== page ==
Nigeria is a huge country with huge land mass and the most populous country in Africa. Let me ask you this question, is the domestic market well serviced? The answer is no. Whether international airlines fly to Enugu, Abuja, Kano or Lagos, will it make a difference for a domestic market which is under served? The other question is that at the end of the day, passengers’ convenience in terms of time saving and in terms of cost should be the concern. We all serve the customers and if the customer’s preference is to fly directly from Kano to the rest of the world, why should they be forced to go through Abuja? The same with Enugu. Before we started Enugu, you can ask your passengers how difficult it was for the passengers to drive from Enugu to Lagos. This has helped tremendously and saved hardship for the passengers. The question is, was there enough service between Lagos and Enugu? The answer is no. I think this question that has been raised would be more valid if the domestic market in Nigeria is well served in terms of connectivity, pricing, in terms of good customer service, in terms of convenience of transfer. If it takes a passenger to connect through international airport in Abuja or Kano and it cost much additional so much money, what it means is that there is an additional price of about $200. But today, the customer is flying from Enugu, Kano to Guangzhou like the same price from Abuja . Is it not an advantage for the custome? It is all working for the customer. I think customer convenience has to take priority.
What are the challenges inhibiting aviation growth in Africa?
Africa has the most challenging aviation market in the world. It starts fuel taxes. The whole world today knows that crude oil price has come down. Not good for countries that export oil like Nigeria. Not also good for the airlines. The reduction in oil price has not translated in the reduction of price of Jet-A1 fuel in Africa for two reasons. One, there is always tax on Jet fuel levied by African government. Second, in Africa, what goes up does not come down in terms of pricing.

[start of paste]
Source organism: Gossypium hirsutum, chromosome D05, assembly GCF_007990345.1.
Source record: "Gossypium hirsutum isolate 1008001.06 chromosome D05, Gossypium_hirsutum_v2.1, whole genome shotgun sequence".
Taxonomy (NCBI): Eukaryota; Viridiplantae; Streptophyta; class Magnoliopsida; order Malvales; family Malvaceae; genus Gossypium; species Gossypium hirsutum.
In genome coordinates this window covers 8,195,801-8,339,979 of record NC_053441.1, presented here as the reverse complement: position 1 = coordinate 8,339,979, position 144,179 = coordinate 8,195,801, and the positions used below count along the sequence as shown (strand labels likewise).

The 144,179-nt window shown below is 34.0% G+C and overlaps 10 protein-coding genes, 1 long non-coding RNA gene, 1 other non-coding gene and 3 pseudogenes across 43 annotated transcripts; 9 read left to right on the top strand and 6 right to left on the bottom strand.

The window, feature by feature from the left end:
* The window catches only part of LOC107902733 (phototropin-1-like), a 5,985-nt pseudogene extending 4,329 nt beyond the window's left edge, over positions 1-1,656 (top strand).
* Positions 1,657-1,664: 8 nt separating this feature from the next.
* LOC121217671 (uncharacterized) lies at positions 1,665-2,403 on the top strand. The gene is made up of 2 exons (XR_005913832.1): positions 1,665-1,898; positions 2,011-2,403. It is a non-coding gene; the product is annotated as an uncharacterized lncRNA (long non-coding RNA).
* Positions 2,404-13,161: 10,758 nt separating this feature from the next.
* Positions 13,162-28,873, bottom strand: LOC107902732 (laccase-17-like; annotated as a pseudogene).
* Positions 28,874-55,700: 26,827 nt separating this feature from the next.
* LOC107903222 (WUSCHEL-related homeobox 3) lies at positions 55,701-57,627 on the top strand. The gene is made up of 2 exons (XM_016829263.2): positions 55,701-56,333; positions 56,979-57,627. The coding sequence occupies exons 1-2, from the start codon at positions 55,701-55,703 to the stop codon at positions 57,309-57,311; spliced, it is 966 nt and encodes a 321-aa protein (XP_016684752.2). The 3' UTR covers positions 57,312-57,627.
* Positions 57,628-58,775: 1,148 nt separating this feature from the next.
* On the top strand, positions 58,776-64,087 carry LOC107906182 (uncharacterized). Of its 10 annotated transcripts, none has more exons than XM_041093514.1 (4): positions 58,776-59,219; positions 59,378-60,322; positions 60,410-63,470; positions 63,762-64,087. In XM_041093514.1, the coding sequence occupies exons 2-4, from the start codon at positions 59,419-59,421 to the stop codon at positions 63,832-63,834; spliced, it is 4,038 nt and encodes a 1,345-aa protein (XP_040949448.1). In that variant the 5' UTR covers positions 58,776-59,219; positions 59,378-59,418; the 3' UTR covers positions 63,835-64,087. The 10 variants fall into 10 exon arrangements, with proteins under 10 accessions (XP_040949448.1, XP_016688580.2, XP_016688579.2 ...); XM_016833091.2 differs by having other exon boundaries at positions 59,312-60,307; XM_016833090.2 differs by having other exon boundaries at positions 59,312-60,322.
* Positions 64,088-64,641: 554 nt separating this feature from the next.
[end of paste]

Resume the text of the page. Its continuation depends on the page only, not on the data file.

I was cheking my figures the other day, I found out that more thal half of African countries have not reduced the price of oil or jet fuel. We are still paying the same amount of money we were paying when the oil price was high. We are paying $5 for a gallon of jet fuel in South Sudan, while we are paying $2 for a gallon of jet fuel in Washington. Loook at the difference. This is a huge challenge.
Why do we have this challenge? It is because aviation is treated as a luxury in Africa. But it supposed to be an essential public service. If there was no flight from Lagos to Addis Ababa, how else would you have come. So this is an essential public service for African brothers and sisters to visit one another either for tourism, business, investment or any other transaction. But unfortunately, aviation industry is considered as a sector for the rich man. This is not the case.
As result of this mentality, the tax budden imposed on aviation is very high. When you add up all the tax elements or cost chain in Aviation, you find out that aviation is taxed more heavily than alcohol beverages and tobacco. This a daunting challenge for African airlines.
The second one is airports infrastructure. They are very developed. Navigational services and airports facilities in Africa are very, very underdeveloped.
The other one is incoherent aviation policy by African countries.
You have one of the best MROs (maintain, repair and overhaul) facilities in Africa. How beneficial is your MRO to your airline and other airlines.
We do a good number of third party maintenance. In the last few years because our own fleet was growing very fast, our MRO becomes concentrated within due to increasing demand by our own fleet. But there are other airlines who are using our facilities from the continent.
In terms of whether it is beneficial to us. Yes it is, not only to our airline, but to other African carriers who choose to maintain their aircraft with our facilities. It is cheaper to do it here than in Europe and America.